Logic, language, and reality: an introduction to Indian philosophical studies

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Motilal Banarsidass, 1985 - Philosophy - 447 pages
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The word 'philosophy' as well as the conjuring expression 'Indian philosophy' has meant different things to different people-endeavours and activities, old and new, grave and frivolous, edifying and banal, esoteric and exoteric.  In this book, the author has chosen deliberately a very dominant trend of the classical (Sanskrit) philosophical literature as his subject of study.  The age of the material used here demands both philological scholarship and philosophical amplification.  Classical pramanasastras usually deal with the theory of knowledge, the nature of inference and language, and the related questions of ontology and semantics.  Several important concepts and theories have been singled out for critical analysis and clarification in modern terms so that the results may be intelligible to modern students of both Sanskrit and philosophy.  It is hoped that such attempt will kindle the enthusiasm of young scholars in the field and inspire them to proceed in this comparatively new area of research and explore into further and more interesting possibilities.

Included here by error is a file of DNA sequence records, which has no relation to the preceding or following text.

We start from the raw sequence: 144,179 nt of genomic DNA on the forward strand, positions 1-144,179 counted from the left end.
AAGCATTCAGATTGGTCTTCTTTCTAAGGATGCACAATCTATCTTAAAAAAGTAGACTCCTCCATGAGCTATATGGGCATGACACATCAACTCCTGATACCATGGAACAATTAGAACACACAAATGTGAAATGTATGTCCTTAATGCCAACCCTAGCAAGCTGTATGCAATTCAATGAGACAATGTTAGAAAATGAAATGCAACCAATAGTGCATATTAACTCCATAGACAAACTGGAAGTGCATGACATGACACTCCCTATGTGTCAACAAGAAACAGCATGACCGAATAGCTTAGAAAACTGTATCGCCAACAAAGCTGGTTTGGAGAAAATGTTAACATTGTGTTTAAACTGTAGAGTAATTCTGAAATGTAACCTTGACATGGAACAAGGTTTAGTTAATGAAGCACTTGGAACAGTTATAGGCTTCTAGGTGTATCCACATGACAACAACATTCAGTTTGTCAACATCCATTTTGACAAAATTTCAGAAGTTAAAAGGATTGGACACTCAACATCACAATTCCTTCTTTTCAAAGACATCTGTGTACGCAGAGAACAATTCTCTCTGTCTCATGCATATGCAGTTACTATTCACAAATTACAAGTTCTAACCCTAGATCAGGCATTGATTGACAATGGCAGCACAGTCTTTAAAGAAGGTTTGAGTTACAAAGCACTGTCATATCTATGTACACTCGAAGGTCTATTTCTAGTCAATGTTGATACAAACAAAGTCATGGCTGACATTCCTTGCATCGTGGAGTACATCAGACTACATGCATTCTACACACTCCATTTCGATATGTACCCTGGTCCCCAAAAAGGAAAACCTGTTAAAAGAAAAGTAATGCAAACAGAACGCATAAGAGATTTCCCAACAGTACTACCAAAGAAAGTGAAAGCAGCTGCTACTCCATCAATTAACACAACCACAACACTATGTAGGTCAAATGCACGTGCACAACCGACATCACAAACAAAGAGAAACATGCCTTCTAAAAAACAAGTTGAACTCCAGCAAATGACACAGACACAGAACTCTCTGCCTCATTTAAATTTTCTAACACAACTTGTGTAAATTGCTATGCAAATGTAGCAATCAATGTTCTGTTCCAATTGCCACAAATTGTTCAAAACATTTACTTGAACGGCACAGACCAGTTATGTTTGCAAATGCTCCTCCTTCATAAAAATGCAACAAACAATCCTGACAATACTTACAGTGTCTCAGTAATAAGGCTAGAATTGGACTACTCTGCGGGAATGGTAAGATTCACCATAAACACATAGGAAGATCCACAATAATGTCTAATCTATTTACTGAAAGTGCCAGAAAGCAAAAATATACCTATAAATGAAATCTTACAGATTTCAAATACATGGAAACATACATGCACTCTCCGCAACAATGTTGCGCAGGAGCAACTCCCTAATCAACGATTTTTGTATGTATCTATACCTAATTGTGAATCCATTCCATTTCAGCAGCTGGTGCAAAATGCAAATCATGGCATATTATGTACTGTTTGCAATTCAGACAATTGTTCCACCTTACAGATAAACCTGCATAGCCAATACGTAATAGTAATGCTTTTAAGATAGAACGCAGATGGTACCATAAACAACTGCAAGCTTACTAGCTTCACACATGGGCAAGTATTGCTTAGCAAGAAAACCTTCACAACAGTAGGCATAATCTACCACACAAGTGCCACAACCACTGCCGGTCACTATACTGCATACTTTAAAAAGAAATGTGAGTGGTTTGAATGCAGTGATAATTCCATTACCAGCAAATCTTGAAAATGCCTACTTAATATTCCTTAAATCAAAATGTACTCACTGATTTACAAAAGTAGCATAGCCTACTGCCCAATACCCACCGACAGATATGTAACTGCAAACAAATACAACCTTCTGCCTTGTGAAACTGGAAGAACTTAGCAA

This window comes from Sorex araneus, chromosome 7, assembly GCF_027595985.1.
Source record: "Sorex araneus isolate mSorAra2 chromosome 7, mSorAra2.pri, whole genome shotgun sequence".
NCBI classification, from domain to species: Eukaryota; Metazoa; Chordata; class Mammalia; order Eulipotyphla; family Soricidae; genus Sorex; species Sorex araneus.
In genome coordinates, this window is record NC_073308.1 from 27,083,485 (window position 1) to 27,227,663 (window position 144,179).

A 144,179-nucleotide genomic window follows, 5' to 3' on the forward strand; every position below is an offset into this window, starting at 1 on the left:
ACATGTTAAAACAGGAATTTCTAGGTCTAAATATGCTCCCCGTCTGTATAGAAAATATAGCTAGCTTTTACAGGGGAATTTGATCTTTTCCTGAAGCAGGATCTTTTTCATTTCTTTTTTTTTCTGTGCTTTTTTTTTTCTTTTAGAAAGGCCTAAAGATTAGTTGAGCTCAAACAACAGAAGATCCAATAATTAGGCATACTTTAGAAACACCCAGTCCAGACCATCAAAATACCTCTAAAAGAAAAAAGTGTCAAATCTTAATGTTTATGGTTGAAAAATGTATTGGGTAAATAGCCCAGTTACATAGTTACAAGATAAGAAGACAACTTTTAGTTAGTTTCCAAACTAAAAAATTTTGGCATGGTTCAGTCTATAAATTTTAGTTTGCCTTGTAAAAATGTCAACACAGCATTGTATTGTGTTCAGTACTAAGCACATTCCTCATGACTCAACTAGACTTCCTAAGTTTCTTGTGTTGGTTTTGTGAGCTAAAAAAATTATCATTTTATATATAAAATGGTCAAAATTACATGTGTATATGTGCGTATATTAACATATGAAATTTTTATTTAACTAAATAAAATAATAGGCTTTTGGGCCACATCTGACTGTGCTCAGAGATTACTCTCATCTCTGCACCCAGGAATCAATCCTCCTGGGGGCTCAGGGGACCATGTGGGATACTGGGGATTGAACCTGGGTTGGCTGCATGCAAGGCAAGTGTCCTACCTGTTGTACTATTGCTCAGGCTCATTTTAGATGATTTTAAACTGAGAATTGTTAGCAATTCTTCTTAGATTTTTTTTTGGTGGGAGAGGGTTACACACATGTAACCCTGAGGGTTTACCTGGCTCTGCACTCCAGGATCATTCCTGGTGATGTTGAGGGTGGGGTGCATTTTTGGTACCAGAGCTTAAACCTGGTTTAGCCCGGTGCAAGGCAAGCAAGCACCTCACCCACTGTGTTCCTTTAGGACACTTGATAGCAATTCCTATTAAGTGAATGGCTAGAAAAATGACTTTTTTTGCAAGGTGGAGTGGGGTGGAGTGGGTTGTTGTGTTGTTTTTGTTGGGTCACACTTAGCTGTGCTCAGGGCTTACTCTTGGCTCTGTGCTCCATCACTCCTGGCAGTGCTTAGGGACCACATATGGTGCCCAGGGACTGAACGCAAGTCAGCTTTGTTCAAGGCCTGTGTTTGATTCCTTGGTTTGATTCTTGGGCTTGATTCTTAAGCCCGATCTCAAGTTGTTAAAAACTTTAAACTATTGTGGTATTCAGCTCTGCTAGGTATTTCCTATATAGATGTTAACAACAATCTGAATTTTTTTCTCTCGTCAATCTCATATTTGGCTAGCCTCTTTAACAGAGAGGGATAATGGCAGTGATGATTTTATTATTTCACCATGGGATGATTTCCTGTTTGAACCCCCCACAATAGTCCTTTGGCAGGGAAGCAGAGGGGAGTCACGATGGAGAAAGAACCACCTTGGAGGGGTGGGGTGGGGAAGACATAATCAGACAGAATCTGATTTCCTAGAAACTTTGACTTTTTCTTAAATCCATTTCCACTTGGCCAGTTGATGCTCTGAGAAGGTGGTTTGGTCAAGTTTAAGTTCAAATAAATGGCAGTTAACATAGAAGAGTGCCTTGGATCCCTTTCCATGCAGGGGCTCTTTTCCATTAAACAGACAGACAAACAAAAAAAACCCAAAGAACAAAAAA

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Contents

Nyaya and Nyayabhasa
23
Problems of Philosophical Logic
77
Location
112
Copyright

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